The head of the National Oceanic and Atmospheric Administration (NOAA) warned lawmakers April 13 that the budget compromise they were poised to pass would delay launch of the first satellite in the Joint Polar Satellite System (JPSS) from 2014 to 2016, making it all but certain the United States will experience at least an 18-month gap in the collection of certain weather and storm-tracking data.

The spending bill the House and Senate approved April 14 to fund the federal government for the final five months of the 2011 budget year holds spending on the new civil polar-orbiting weather satellite system to its 2010 level of $382 million, or nearly $700 million short of what the White House and NOAA had originally sought, according to industry sources.

NOAA Administrator Jane Lubchenco told the Senate Commerce oceans, atmosphere and fisheries subcommittee on the eve of the bill’s passage that denying the additional JPSS funding would prevent the first satellite from launching in 2014 as planned. Lubchenco said the earliest the satellite known as JPSS-1 could launch is September 2016, a date that assumes Congress approves the $1.07 billion NOAA requested for the program for 2012.

“There is great uncertainty now with respect to what the fiscal future of this program is, so we’re still in the process of doing planning to try to figure out how we can minimize the damage,” Lubchenco said. “But I think it’s safe to say that there will almost certainly be a gap in coverage that at this point looks like it may be at least 18 months based on the fact that the launch date will now slip at least 18 months.”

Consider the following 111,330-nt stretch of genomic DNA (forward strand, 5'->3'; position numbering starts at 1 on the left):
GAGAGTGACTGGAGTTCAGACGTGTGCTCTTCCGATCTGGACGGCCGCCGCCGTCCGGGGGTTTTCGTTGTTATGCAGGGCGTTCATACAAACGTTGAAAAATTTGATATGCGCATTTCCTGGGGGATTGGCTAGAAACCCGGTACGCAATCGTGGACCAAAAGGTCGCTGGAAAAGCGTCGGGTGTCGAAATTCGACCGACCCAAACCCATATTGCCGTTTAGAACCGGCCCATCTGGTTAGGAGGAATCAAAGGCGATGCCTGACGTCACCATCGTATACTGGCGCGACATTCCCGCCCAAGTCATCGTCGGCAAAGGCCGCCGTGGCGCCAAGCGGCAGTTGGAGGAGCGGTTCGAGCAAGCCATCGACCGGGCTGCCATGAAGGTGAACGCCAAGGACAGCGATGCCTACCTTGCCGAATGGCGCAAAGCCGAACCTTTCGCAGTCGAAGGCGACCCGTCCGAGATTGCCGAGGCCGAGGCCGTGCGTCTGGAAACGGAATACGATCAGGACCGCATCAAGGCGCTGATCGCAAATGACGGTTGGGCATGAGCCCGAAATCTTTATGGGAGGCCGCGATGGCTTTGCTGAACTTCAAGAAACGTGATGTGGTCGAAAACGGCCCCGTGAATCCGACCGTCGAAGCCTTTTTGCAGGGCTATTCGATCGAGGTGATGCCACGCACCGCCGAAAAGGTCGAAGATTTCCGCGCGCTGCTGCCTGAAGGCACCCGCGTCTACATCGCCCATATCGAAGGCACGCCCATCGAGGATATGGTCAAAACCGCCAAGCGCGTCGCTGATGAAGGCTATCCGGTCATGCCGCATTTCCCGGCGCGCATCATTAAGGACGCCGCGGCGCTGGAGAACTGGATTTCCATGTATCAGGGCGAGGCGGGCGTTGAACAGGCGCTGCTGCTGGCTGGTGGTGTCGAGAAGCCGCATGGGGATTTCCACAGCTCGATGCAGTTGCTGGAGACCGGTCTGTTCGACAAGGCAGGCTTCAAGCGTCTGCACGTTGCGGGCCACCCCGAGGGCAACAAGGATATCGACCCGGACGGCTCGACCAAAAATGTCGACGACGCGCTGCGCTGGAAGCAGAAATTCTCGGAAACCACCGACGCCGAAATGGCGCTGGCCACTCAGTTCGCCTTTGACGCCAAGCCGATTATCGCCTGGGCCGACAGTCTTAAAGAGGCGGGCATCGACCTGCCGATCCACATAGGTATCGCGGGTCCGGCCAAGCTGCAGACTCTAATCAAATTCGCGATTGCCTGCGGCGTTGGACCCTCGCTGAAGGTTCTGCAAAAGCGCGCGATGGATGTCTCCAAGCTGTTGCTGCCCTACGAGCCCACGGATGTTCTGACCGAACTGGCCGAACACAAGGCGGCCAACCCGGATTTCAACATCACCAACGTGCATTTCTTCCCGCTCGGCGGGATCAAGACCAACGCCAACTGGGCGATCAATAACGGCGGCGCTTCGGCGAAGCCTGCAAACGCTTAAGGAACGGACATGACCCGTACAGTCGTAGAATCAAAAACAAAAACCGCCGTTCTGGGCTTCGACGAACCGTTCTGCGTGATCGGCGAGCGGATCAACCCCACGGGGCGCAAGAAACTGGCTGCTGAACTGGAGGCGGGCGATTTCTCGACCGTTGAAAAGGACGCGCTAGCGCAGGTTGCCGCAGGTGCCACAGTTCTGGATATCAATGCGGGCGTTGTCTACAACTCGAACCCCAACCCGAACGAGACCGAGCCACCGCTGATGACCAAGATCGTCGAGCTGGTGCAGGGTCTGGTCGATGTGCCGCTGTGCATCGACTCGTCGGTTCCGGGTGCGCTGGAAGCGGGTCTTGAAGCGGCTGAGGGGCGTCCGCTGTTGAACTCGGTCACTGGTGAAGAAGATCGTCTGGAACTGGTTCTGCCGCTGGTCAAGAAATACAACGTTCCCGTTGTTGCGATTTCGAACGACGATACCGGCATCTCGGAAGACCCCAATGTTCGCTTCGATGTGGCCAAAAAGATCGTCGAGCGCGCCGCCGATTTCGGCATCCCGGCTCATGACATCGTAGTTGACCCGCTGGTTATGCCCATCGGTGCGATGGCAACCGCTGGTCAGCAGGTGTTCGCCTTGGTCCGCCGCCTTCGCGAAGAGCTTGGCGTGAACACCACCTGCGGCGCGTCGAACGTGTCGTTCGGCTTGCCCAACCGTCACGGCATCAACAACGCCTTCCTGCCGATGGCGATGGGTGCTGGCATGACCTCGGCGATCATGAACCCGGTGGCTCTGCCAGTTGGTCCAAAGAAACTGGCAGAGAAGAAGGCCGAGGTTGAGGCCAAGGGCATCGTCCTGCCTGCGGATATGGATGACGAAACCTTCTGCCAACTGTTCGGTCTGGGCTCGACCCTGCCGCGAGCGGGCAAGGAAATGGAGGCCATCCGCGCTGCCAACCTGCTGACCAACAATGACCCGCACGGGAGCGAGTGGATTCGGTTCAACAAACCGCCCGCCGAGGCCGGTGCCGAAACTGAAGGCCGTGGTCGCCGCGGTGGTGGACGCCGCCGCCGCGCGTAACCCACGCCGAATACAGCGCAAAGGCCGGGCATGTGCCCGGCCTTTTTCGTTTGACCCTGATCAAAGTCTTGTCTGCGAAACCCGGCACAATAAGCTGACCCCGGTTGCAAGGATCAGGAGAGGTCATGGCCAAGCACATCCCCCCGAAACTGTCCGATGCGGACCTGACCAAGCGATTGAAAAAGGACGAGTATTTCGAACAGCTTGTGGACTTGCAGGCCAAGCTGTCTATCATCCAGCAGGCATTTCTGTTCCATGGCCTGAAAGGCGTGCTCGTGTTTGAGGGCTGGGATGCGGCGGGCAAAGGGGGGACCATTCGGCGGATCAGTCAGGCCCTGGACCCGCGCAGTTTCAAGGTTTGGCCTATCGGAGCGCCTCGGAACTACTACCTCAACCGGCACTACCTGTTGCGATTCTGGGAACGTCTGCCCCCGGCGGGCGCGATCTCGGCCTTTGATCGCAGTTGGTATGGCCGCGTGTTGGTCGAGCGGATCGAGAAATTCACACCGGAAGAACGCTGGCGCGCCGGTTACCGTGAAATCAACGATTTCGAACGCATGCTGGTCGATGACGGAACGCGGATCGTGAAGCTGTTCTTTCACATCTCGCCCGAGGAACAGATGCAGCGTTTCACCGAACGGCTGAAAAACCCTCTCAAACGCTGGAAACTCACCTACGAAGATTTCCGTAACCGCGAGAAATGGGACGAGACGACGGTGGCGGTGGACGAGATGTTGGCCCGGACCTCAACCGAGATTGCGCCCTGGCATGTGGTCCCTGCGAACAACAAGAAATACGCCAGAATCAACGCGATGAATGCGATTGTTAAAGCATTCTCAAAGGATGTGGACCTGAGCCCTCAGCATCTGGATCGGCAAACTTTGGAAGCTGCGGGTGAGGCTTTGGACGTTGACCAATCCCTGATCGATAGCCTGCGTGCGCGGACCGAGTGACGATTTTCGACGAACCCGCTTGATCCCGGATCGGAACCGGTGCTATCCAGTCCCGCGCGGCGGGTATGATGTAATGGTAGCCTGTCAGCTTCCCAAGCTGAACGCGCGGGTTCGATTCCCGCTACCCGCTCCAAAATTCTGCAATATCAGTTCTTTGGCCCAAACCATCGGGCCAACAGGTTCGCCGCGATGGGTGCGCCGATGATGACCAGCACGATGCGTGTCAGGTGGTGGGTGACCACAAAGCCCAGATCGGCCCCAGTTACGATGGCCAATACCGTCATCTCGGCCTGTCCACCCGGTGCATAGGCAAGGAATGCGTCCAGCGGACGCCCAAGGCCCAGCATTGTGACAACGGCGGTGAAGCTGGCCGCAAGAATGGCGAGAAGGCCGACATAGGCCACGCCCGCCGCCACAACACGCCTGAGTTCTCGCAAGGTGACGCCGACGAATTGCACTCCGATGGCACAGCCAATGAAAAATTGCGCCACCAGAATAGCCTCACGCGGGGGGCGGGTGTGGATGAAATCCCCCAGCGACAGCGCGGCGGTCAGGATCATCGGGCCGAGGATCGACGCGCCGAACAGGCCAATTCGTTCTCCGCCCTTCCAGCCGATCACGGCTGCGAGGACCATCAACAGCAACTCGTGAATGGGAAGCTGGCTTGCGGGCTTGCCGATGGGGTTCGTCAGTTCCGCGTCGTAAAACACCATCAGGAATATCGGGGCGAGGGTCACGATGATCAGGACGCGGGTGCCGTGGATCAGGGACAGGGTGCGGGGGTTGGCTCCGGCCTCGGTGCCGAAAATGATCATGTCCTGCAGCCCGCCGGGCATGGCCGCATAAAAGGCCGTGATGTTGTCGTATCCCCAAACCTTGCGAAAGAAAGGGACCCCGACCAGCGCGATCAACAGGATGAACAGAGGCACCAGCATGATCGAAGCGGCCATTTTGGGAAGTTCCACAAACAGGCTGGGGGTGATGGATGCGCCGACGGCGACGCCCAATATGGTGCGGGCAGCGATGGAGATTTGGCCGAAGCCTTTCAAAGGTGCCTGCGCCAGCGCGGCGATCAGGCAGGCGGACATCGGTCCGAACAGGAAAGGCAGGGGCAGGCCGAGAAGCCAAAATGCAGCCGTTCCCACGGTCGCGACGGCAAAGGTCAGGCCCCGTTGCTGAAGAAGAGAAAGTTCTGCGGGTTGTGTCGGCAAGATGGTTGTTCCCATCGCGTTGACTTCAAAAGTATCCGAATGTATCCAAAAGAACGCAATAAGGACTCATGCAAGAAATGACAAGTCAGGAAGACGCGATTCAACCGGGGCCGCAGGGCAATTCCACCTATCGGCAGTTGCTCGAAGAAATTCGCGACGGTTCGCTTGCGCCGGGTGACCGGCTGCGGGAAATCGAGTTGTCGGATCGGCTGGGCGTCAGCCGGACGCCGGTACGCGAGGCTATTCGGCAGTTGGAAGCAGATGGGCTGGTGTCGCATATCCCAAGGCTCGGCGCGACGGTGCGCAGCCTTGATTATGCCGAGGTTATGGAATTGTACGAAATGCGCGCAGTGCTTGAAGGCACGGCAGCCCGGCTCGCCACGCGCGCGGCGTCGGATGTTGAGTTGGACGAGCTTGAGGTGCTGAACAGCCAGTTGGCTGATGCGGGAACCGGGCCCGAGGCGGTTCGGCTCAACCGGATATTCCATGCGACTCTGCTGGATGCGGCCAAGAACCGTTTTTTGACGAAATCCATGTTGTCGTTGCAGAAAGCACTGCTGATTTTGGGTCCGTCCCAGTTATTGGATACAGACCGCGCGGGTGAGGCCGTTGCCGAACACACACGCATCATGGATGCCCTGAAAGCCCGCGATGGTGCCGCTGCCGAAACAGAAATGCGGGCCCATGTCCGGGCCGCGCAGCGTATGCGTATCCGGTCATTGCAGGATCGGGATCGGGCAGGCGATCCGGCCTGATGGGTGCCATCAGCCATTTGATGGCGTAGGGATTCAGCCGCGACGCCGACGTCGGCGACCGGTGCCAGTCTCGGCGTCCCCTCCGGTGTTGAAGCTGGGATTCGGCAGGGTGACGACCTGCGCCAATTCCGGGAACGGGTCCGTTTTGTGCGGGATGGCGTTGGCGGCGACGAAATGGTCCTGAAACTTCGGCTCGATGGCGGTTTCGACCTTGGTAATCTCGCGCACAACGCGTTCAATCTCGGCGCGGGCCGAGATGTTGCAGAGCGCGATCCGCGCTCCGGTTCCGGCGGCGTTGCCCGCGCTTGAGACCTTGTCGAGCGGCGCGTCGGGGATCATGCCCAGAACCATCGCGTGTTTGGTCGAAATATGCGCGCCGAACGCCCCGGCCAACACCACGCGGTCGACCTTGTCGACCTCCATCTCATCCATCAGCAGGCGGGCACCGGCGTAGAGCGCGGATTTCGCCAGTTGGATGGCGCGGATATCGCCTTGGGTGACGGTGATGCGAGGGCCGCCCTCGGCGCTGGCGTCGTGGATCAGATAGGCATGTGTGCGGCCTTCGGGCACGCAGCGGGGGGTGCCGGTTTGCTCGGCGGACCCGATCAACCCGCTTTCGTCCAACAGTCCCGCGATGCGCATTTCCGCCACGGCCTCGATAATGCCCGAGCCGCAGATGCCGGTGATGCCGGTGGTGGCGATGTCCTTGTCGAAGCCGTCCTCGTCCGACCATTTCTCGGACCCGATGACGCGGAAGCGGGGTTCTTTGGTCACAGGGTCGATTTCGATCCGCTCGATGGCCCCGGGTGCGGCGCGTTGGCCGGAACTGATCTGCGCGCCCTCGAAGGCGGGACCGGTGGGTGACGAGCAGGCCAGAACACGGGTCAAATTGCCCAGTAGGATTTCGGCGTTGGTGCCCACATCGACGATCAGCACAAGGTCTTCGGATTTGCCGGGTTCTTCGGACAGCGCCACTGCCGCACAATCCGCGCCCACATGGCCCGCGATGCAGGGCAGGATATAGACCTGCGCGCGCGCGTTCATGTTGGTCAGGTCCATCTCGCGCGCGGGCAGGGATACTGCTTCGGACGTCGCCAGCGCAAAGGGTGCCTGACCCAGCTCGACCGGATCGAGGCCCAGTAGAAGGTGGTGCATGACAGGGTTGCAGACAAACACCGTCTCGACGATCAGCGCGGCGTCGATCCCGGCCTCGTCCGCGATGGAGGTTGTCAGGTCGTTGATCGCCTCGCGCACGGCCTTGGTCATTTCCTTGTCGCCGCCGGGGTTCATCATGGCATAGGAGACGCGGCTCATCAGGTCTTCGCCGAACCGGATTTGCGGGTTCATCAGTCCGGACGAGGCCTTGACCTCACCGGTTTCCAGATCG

The limited amount of funding provided this year for JPSS will result in certain contracts being canceled and highly skilled workers being laid off, she said. The total program cost will also rise, she said.

“I can tell you now that for every dollar that we didn’t spend this year on JPSS we will need to spend $3 to $5 down the road,” Lubchenco said.



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